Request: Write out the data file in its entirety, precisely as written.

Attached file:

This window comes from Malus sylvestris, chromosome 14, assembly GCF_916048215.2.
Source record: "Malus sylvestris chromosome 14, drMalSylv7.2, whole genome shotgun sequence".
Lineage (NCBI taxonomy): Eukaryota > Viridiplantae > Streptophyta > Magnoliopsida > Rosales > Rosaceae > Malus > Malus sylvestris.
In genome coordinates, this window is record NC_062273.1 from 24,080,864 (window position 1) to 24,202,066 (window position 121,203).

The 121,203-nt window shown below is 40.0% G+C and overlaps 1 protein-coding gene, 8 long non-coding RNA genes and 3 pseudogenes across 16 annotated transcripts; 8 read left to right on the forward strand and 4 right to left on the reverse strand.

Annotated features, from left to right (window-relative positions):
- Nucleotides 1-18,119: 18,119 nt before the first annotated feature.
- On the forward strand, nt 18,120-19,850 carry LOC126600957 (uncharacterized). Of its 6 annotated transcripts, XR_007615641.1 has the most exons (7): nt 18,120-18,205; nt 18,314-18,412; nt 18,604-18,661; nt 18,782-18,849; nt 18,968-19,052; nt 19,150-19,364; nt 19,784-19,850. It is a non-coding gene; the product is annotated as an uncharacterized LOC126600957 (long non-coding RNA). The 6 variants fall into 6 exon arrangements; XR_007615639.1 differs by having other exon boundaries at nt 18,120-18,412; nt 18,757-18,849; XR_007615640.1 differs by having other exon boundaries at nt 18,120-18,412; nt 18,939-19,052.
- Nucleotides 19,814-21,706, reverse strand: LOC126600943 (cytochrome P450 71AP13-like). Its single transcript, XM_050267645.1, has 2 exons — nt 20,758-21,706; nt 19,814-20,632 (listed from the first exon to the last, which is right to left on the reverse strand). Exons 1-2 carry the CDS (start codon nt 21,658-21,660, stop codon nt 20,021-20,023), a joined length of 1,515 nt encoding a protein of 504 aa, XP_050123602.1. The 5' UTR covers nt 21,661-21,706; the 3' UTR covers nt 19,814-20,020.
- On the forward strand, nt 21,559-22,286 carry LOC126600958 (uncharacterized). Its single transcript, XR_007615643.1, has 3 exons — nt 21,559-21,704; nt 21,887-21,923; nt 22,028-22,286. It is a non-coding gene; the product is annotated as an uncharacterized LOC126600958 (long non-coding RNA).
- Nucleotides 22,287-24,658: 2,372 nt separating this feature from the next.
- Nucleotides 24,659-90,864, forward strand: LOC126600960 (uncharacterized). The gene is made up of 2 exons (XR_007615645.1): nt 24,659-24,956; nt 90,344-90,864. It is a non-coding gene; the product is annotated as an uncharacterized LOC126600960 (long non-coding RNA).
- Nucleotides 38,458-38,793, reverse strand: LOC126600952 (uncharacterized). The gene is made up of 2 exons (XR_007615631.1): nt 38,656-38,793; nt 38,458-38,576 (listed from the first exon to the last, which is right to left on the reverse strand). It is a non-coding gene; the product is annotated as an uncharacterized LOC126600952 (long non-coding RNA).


This window comes from Malus sylvestris, chromosome 14, assembly GCF_916048215.2.
Source record: "Malus sylvestris chromosome 14, drMalSylv7.2, whole genome shotgun sequence".
Lineage (NCBI taxonomy): Eukaryota > Viridiplantae > Streptophyta > Magnoliopsida > Rosales > Rosaceae > Malus > Malus sylvestris.
In genome coordinates, this window is record NC_062273.1 from 24,080,864 (window position 1) to 24,202,066 (window position 121,203).

The 121,203-nt window shown below is 40.0% G+C and overlaps 1 protein-coding gene, 8 long non-coding RNA genes and 3 pseudogenes across 16 annotated transcripts; 8 read left to right on the forward strand and 4 right to left on the reverse strand.

Annotated features, from left to right (window-relative positions):
- Nucleotides 1-18,119: 18,119 nt before the first annotated feature.
- On the forward strand, nt 18,120-19,850 carry LOC126600957 (uncharacterized). Of its 6 annotated transcripts, XR_007615641.1 has the most exons (7): nt 18,120-18,205; nt 18,314-18,412; nt 18,604-18,661; nt 18,782-18,849; nt 18,968-19,052; nt 19,150-19,364; nt 19,784-19,850. It is a non-coding gene; the product is annotated as an uncharacterized LOC126600957 (long non-coding RNA). The 6 variants fall into 6 exon arrangements; XR_007615639.1 differs by having other exon boundaries at nt 18,120-18,412; nt 18,757-18,849; XR_007615640.1 differs by having other exon boundaries at nt 18,120-18,412; nt 18,939-19,052.
- Nucleotides 19,814-21,706, reverse strand: LOC126600943 (cytochrome P450 71AP13-like). Its single transcript, XM_050267645.1, has 2 exons — nt 20,758-21,706; nt 19,814-20,632 (listed from the first exon to the last, which is right to left on the reverse strand). Exons 1-2 carry the CDS (start codon nt 21,658-21,660, stop codon nt 20,021-20,023), a joined length of 1,515 nt encoding a protein of 504 aa, XP_050123602.1. The 5' UTR covers nt 21,661-21,706; the 3' UTR covers nt 19,814-20,020.
- On the forward strand, nt 21,559-22,286 carry LOC126600958 (uncharacterized). Its single transcript, XR_007615643.1, has 3 exons — nt 21,559-21,704; nt 21,887-21,923; nt 22,028-22,286. It is a non-coding gene; the product is annotated as an uncharacterized LOC126600958 (long non-coding RNA).
- Nucleotides 22,287-24,658: 2,372 nt separating this feature from the next.
- Nucleotides 24,659-90,864, forward strand: LOC126600960 (uncharacterized). The gene is made up of 2 exons (XR_007615645.1): nt 24,659-24,956; nt 90,344-90,864. It is a non-coding gene; the product is annotated as an uncharacterized LOC126600960 (long non-coding RNA).
- Nucleotides 38,458-38,793, reverse strand: LOC126600952 (uncharacterized). The gene is made up of 2 exons (XR_007615631.1): nt 38,656-38,793; nt 38,458-38,576 (listed from the first exon to the last, which is right to left on the reverse strand). It is a non-coding gene; the product is annotated as an uncharacterized LOC126600952 (long non-coding RNA).